Smith, however, said schools should be excluded while White said he thinks it shouldn’t apply to universities.
White, who worked as a security guard but said he is now at home caring for his elderly father, also took issue with Dean’s support of two laws, which he contends are Dean’s main achievements. One allowed businesses in East Ridge to sell fireworks and the other bans motorcyclists from popping wheelies.
“There’s a lot of injuries” associated with fireworks, White said. “A lot of elderly people don’t like the noise. I don’t like the noise.”
KNOXVILLE, Tenn. (AP) — A Tennessee Court of Criminal Appeals judge has been charged with drunken driving in Knoxville.
Police spokesman Darrell DeBusk told The Knoxville News Sentinel (http://bit.ly/JmbTZi) that 58-year-old Jerry Smith of Nashville was arrested shortly before midnight on Monday.
DeBusk said an officer stopped Smith’s car because the rear hatch was open and luggage was about to fall out.
The officer then found that Smith had slurred speech and unsteady, bloodshot eyes.
Smith refused to submit to a blood alcohol test, bringing another charge for violation of the implied consent law.
Smith was ordered released on his own recognizance after he was sober.
A person answering the phone at Smith’s office said he has no comment.
FedEx President, Chairman and CEO Fred Smith said today that economist Arthur Laffer must have misunderstood him last week in Memphis because Smith said he’s “never taken a position” on Tennessee’s estate tax and has no plans to leave Tennessee.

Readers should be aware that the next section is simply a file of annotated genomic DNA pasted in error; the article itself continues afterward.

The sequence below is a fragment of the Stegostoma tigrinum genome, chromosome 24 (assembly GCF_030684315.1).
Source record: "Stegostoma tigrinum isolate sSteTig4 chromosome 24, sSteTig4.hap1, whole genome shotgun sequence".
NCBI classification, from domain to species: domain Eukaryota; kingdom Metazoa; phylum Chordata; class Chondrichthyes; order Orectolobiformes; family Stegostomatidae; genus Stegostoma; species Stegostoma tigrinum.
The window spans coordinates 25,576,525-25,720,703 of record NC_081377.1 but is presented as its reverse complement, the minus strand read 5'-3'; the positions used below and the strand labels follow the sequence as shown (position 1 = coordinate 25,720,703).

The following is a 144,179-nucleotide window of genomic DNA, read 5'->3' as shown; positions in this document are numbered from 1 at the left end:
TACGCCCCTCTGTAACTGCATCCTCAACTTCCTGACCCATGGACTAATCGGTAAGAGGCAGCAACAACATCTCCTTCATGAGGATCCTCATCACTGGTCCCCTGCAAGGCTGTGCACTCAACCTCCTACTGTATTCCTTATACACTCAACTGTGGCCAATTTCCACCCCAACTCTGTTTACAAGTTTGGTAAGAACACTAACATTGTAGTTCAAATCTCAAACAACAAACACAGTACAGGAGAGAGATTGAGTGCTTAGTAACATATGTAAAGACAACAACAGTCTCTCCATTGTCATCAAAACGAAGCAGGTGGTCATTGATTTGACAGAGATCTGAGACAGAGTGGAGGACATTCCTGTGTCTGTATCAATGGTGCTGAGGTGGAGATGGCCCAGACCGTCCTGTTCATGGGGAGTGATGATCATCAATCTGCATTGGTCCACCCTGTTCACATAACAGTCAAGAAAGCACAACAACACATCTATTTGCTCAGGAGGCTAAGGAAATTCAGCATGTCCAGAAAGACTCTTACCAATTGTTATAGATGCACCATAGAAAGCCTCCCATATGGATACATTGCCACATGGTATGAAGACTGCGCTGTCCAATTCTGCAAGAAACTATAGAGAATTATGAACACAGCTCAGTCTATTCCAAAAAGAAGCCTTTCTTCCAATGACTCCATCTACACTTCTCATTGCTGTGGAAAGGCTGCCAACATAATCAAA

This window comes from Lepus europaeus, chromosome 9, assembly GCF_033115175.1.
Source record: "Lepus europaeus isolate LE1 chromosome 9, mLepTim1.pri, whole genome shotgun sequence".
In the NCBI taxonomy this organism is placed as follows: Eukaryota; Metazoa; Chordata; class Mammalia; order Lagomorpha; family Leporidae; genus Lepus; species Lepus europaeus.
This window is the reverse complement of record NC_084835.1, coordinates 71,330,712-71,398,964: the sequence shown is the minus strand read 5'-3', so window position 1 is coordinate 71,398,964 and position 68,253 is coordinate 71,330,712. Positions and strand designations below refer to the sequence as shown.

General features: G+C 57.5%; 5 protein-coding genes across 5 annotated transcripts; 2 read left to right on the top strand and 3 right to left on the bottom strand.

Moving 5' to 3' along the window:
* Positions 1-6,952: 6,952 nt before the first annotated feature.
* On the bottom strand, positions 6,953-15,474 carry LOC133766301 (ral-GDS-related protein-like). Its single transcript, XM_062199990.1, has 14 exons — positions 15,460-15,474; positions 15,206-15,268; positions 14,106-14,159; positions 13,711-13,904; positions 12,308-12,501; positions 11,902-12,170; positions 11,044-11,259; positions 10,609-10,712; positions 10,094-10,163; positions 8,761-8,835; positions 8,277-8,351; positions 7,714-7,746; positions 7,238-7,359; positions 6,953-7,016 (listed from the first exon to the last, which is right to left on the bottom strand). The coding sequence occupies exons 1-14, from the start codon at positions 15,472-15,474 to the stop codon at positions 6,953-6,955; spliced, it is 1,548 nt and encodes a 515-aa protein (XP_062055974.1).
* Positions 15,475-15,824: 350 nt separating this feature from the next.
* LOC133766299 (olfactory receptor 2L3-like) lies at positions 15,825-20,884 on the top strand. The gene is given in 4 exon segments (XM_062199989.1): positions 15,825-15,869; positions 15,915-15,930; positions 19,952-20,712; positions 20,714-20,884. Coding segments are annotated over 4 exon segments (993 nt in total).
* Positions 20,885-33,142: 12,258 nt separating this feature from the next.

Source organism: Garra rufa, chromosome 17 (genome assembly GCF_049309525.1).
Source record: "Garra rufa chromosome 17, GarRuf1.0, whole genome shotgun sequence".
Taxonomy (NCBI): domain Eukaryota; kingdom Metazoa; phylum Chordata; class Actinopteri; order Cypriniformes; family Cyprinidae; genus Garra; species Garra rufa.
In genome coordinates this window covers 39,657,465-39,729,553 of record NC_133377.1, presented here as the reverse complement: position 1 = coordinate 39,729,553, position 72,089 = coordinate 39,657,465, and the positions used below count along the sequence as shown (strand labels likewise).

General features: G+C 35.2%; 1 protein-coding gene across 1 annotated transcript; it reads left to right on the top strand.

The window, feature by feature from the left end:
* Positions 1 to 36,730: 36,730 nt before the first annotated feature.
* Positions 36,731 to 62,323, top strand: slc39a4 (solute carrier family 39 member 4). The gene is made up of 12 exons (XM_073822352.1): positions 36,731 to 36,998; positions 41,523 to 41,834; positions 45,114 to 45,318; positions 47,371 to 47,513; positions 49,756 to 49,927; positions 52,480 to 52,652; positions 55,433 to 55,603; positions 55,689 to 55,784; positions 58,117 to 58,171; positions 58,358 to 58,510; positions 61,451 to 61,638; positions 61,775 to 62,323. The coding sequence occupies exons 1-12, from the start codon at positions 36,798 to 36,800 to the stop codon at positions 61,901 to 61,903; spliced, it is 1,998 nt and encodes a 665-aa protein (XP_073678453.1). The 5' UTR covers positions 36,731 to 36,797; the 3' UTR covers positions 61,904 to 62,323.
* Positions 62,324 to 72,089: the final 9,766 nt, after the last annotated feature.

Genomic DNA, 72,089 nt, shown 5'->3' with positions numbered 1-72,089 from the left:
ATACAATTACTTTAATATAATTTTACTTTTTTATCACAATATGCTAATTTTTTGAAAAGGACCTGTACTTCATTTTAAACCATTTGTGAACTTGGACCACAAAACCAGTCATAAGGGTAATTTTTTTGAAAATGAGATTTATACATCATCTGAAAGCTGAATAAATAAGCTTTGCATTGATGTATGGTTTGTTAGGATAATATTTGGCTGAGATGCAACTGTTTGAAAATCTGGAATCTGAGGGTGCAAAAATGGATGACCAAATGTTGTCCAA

From the Rick Locker report: Smith, founder of FedEx, responded today to public remarks made Monday by Laffer to a state legislative committee during Laffer’s testimony in support of legislation to phase out Tennessee’s inheritance and estate tax by 2016. Laffer is a leader in the lobbying effort to pass the bill and made a 25-minute talk to the House-Senate Fiscal Review Committee Monday in support of the bill.
Laffer gained fame as a supply-side advocate in the administration of former President Ronald Reagan and moved a few years ago from California to Nashville, where he is chairman of Laffer Associates, a consulting firm. He dropped several names during his presentation Monday, including Reagan and California anti-tax activist Howard Jarvis.
At one point, in response to a question about the economic impact on the state of repealing the inheritance tax, Laffer said: “I spent about two hours with Fred Smith three days ago up in Memphis, and he said he’s gettin’ out of this state if it doesn’t happen. And now we don’t want to lose FedEx. Fred Smith’s a couple of classes behind me at Yale and he’s a good friend.”
FedEx on Monday night said the company doesn’t comment on Smith’s personal matters. But Smith issued a statement today saying Laffer must have misunderstood him.